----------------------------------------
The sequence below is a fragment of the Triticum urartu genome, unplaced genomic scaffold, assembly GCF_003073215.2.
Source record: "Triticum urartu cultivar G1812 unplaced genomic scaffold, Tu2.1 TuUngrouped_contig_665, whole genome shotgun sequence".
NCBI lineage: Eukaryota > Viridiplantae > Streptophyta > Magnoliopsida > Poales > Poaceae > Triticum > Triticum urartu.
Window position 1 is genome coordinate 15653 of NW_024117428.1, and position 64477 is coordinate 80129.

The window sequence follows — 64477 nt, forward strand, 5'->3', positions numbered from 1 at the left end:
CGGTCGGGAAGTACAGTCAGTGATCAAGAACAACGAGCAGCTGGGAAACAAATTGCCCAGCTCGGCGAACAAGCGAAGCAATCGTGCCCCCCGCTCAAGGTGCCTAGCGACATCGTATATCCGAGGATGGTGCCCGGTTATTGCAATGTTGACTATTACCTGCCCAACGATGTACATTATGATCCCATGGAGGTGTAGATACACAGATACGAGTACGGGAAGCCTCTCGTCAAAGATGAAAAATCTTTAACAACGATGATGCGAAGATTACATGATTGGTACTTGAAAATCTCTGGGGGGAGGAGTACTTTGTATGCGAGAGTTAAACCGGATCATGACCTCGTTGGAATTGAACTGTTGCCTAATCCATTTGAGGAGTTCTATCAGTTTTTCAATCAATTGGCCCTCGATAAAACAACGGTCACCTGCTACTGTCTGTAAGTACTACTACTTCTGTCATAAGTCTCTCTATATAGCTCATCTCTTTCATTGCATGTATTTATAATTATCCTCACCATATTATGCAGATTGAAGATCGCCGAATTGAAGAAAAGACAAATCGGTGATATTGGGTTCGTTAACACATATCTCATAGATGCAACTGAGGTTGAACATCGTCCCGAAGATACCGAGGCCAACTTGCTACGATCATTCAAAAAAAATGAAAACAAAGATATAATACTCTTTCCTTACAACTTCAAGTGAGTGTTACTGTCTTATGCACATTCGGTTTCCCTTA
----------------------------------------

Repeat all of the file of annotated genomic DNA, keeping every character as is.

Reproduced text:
The sequence below is a fragment of the Triticum urartu genome, unplaced genomic scaffold, assembly GCF_003073215.2.
Source record: "Triticum urartu cultivar G1812 unplaced genomic scaffold, Tu2.1 TuUngrouped_contig_665, whole genome shotgun sequence".
NCBI lineage: Eukaryota > Viridiplantae > Streptophyta > Magnoliopsida > Poales > Poaceae > Triticum > Triticum urartu.
Window position 1 is genome coordinate 15653 of NW_024117428.1, and position 64477 is coordinate 80129.

The window sequence follows — 64477 nt, forward strand, 5'->3', positions numbered from 1 at the left end:
CGGTCGGGAAGTACAGTCAGTGATCAAGAACAACGAGCAGCTGGGAAACAAATTGCCCAGCTCGGCGAACAAGCGAAGCAATCGTGCCCCCCGCTCAAGGTGCCTAGCGACATCGTATATCCGAGGATGGTGCCCGGTTATTGCAATGTTGACTATTACCTGCCCAACGATGTACATTATGATCCCATGGAGGTGTAGATACACAGATACGAGTACGGGAAGCCTCTCGTCAAAGATGAAAAATCTTTAACAACGATGATGCGAAGATTACATGATTGGTACTTGAAAATCTCTGGGGGGAGGAGTACTTTGTATGCGAGAGTTAAACCGGATCATGACCTCGTTGGAATTGAACTGTTGCCTAATCCATTTGAGGAGTTCTATCAGTTTTTCAATCAATTGGCCCTCGATAAAACAACGGTCACCTGCTACTGTCTGTAAGTACTACTACTTCTGTCATAAGTCTCTCTATATAGCTCATCTCTTTCATTGCATGTATTTATAATTATCCTCACCATATTATGCAGATTGAAGATCGCCGAATTGAAGAAAAGACAAATCGGTGATATTGGGTTCGTTAACACATATCTCATAGATGCAACTGAGGTTGAACATCGTCCCGAAGATACCGAGGCCAACTTGCTACGATCATTCAAAAAAAATGAAAACAAAGATATAATACTCTTTCCTTACAACTTCAAGTGAGTGTTACTGTCTTATGCACATTCGGTTTCCCTTA